Lower U.S. Corn Crop Doesn’t Justify Ethanol Waiver, RFA Says
A smaller U.S. corn crop caused by drought in the Midwest doesn’t justify calls for the Obama Administration to suspend the country’s ethanol program, the Renewable Fuels Association said.
Refiners can meet biofuel targets by drawing from ample stockpiles and utilizing excess credits, known as Renewable Identification Numbers, that can be submitted in lieu of physically blending a gallon of ethanol to meet the government’s mandate under the Renewable Fuel Standard, the Washington-based trade association said in a statement today.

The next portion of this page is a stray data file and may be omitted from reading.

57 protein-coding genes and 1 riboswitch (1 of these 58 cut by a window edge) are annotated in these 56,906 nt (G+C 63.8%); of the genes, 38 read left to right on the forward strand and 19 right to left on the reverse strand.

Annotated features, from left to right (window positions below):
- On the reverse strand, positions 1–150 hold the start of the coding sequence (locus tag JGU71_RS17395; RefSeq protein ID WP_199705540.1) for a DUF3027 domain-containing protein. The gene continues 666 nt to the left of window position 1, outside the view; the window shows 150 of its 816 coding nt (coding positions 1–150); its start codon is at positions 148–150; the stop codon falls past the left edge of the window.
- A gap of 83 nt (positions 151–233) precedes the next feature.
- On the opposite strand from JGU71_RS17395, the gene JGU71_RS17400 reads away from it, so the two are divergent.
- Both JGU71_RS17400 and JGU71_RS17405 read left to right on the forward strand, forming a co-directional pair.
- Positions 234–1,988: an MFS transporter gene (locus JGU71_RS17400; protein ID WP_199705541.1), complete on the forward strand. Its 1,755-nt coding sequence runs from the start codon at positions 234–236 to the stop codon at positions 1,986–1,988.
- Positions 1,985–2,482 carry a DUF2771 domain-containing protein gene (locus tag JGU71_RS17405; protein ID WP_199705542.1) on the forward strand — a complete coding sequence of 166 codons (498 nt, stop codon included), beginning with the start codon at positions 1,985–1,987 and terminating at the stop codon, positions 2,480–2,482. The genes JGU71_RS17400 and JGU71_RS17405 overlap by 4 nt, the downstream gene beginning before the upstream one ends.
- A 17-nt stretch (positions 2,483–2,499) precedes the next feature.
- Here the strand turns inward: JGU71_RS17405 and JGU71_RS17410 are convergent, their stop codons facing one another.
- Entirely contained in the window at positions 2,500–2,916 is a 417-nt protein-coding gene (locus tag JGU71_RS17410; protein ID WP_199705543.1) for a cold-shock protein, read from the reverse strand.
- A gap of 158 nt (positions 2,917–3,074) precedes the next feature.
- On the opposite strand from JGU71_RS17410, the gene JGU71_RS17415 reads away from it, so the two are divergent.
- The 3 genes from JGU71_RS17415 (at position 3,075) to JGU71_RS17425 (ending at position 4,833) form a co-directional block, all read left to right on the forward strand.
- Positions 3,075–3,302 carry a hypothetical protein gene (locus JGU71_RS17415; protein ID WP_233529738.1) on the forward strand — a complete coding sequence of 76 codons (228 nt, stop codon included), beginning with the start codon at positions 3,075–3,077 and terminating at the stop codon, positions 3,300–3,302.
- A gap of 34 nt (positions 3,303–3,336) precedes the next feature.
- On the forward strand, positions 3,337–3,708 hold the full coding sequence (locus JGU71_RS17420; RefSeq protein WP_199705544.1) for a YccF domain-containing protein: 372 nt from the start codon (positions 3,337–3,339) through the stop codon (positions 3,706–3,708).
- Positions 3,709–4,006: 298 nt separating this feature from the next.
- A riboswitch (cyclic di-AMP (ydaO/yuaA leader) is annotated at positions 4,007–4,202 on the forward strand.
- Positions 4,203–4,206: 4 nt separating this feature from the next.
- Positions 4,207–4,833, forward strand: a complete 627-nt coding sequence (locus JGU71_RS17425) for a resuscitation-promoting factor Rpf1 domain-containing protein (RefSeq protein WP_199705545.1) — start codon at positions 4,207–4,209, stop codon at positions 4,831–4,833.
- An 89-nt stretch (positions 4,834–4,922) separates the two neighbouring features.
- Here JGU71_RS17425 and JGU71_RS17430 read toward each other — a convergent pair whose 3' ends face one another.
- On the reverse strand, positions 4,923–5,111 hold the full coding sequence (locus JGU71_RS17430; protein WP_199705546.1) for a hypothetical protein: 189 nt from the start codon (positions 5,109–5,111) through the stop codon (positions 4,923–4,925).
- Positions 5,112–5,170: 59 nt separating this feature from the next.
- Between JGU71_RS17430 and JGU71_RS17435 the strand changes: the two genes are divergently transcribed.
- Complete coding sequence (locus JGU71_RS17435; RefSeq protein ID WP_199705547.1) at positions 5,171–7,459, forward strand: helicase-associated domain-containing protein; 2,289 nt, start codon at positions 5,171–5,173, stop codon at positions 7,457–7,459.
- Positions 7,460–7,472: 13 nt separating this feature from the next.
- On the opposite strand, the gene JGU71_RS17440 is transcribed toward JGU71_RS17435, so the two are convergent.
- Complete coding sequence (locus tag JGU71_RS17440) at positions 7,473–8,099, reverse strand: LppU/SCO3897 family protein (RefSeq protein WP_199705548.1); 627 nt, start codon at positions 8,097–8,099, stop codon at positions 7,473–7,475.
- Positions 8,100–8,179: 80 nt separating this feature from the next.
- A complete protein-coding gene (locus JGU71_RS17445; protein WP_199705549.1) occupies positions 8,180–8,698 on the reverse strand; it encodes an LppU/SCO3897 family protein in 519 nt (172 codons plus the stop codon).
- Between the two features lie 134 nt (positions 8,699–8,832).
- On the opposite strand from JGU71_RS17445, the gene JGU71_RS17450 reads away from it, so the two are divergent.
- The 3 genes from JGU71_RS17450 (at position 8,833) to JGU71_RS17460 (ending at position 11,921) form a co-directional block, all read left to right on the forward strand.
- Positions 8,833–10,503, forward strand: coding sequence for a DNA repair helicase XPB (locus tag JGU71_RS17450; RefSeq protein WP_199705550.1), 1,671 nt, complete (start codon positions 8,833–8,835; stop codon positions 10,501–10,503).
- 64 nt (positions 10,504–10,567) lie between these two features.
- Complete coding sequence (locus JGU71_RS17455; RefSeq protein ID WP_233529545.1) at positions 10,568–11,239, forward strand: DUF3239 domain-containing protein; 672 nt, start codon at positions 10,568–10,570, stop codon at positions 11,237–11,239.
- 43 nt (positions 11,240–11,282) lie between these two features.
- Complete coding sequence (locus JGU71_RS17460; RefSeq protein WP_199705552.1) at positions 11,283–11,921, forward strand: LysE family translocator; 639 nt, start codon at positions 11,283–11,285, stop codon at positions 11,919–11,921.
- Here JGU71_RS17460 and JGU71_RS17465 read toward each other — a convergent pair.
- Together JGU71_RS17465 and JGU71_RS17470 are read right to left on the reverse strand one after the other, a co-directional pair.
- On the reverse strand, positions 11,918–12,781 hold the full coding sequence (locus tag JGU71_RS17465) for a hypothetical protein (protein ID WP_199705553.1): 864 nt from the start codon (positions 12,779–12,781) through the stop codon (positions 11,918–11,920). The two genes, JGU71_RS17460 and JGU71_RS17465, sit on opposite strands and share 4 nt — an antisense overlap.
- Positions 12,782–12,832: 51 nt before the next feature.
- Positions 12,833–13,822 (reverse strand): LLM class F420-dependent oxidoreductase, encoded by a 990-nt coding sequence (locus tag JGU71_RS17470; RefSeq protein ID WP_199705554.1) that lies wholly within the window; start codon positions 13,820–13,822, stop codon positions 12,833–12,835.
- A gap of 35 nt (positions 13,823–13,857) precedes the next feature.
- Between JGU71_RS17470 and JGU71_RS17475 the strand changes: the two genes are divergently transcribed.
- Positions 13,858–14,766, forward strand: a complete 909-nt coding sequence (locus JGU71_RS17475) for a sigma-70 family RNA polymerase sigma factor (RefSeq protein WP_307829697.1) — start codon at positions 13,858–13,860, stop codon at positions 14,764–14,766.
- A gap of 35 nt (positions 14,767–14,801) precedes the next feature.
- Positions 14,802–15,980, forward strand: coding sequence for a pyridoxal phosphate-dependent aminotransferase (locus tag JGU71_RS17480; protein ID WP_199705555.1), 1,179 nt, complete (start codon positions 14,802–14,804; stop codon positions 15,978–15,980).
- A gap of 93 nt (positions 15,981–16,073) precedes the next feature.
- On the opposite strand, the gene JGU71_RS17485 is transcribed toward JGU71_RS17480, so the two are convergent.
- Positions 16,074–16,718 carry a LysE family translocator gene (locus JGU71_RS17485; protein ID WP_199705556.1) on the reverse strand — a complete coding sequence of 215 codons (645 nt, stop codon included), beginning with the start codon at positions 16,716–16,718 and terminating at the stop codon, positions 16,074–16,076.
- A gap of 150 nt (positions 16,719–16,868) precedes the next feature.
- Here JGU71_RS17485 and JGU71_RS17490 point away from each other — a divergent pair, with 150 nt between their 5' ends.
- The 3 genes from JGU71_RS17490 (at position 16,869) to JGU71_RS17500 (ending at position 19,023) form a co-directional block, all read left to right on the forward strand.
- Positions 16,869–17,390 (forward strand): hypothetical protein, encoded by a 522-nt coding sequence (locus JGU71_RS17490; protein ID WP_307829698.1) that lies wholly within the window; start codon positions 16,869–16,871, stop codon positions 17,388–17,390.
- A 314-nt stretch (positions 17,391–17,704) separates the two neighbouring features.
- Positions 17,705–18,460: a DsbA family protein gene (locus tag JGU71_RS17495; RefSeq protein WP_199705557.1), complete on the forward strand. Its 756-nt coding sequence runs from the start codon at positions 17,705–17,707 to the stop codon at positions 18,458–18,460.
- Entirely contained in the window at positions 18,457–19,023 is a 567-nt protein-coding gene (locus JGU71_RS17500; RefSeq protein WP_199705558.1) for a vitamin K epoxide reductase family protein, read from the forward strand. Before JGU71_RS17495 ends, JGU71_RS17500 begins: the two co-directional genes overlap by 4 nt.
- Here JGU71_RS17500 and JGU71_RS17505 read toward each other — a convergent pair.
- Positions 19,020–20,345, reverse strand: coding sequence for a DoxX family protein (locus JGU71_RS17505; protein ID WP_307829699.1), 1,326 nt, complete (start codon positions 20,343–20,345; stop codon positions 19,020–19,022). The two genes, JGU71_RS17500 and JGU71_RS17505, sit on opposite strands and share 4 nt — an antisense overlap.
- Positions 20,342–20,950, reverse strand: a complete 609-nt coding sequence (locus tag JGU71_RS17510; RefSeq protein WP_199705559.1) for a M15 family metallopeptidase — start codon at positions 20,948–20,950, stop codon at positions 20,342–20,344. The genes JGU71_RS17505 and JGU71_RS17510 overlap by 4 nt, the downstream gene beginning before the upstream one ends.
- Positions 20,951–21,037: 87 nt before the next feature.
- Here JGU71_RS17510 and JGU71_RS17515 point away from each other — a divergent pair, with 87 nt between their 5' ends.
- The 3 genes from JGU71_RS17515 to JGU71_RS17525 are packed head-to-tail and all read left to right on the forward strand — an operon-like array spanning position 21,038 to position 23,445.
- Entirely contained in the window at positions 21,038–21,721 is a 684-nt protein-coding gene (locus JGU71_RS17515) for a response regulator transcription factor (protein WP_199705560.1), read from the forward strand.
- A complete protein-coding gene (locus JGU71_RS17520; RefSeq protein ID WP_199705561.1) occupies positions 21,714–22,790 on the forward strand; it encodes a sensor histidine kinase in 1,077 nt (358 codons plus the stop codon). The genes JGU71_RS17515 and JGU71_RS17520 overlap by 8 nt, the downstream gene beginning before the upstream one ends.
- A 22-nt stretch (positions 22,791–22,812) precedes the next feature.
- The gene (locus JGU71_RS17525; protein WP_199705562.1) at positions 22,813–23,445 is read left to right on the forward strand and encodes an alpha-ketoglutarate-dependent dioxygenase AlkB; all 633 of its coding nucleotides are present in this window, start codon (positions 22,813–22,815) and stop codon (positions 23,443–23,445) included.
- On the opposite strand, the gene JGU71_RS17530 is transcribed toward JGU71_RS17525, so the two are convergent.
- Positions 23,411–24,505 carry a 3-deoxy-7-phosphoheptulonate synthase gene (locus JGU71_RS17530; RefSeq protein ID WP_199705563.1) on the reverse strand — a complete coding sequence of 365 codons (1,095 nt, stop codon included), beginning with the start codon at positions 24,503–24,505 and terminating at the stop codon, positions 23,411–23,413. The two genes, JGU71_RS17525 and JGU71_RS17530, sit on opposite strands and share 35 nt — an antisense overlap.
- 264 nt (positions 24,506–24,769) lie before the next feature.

The U.S. Agriculture Department estimated today that the corn crop will drop 13 percent to a six-year low after the hottest July since 1936 scorched Midwest fields. That’s prompted livestock producers, members of Congress from both political parties in both chambers and the United Nations to call for a temporary suspension.
“Given the abundance of RFS credits, ample ethanol stocks, and various other flexibilities, obligated parties under the RFS will have every opportunity to demonstrate compliance this year,” the group wrote in an e-mailed statement.
Denatured ethanol for September delivery rose 0.4 cent to $2.63 a gallon at 10:01 a.m. on the Chicago Board of Trade. Prices have gained 19 percent this year.
Corn for December delivery sank 0.5 cent to $8.2325 a bushel. Prices yesterday rose to a record $8.2375. One bushel makes at least 2.75 gallons of ethanol.
The Renewable Fuels Association estimates that there are about 2.5 billion credits that refiners can use to meet their obligations.
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